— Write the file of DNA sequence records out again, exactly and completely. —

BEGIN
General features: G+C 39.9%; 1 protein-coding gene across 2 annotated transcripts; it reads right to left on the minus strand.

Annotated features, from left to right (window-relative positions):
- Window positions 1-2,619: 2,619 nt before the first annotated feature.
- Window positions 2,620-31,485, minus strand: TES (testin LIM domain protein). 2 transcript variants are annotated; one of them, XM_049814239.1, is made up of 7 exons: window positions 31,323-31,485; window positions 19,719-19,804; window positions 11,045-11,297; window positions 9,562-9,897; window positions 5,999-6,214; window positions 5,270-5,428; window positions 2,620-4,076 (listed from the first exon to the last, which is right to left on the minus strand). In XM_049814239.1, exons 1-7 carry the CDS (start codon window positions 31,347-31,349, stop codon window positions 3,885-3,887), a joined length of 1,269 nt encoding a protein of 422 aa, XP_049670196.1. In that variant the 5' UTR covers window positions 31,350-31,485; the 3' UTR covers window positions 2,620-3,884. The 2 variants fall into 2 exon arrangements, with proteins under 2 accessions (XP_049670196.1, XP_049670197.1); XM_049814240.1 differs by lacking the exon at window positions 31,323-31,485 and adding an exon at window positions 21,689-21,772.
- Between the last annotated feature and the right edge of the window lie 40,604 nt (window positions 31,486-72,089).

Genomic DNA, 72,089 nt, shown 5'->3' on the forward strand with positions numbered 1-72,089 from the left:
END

General features: G+C 39.9%; 1 protein-coding gene across 2 annotated transcripts; it reads right to left on the minus strand.

Annotated features, from left to right (window-relative positions):
- Window positions 1-2,619: 2,619 nt before the first annotated feature.
- Window positions 2,620-31,485, minus strand: TES (testin LIM domain protein). 2 transcript variants are annotated; one of them, XM_049814239.1, is made up of 7 exons: window positions 31,323-31,485; window positions 19,719-19,804; window positions 11,045-11,297; window positions 9,562-9,897; window positions 5,999-6,214; window positions 5,270-5,428; window positions 2,620-4,076 (listed from the first exon to the last, which is right to left on the minus strand). In XM_049814239.1, exons 1-7 carry the CDS (start codon window positions 31,347-31,349, stop codon window positions 3,885-3,887), a joined length of 1,269 nt encoding a protein of 422 aa, XP_049670196.1. In that variant the 5' UTR covers window positions 31,350-31,485; the 3' UTR covers window positions 2,620-3,884. The 2 variants fall into 2 exon arrangements, with proteins under 2 accessions (XP_049670196.1, XP_049670197.1); XM_049814240.1 differs by lacking the exon at window positions 31,323-31,485 and adding an exon at window positions 21,689-21,772.
- Between the last annotated feature and the right edge of the window lie 40,604 nt (window positions 31,486-72,089).

Genomic DNA, 72,089 nt, shown 5'->3' on the forward strand with positions numbered 1-72,089 from the left: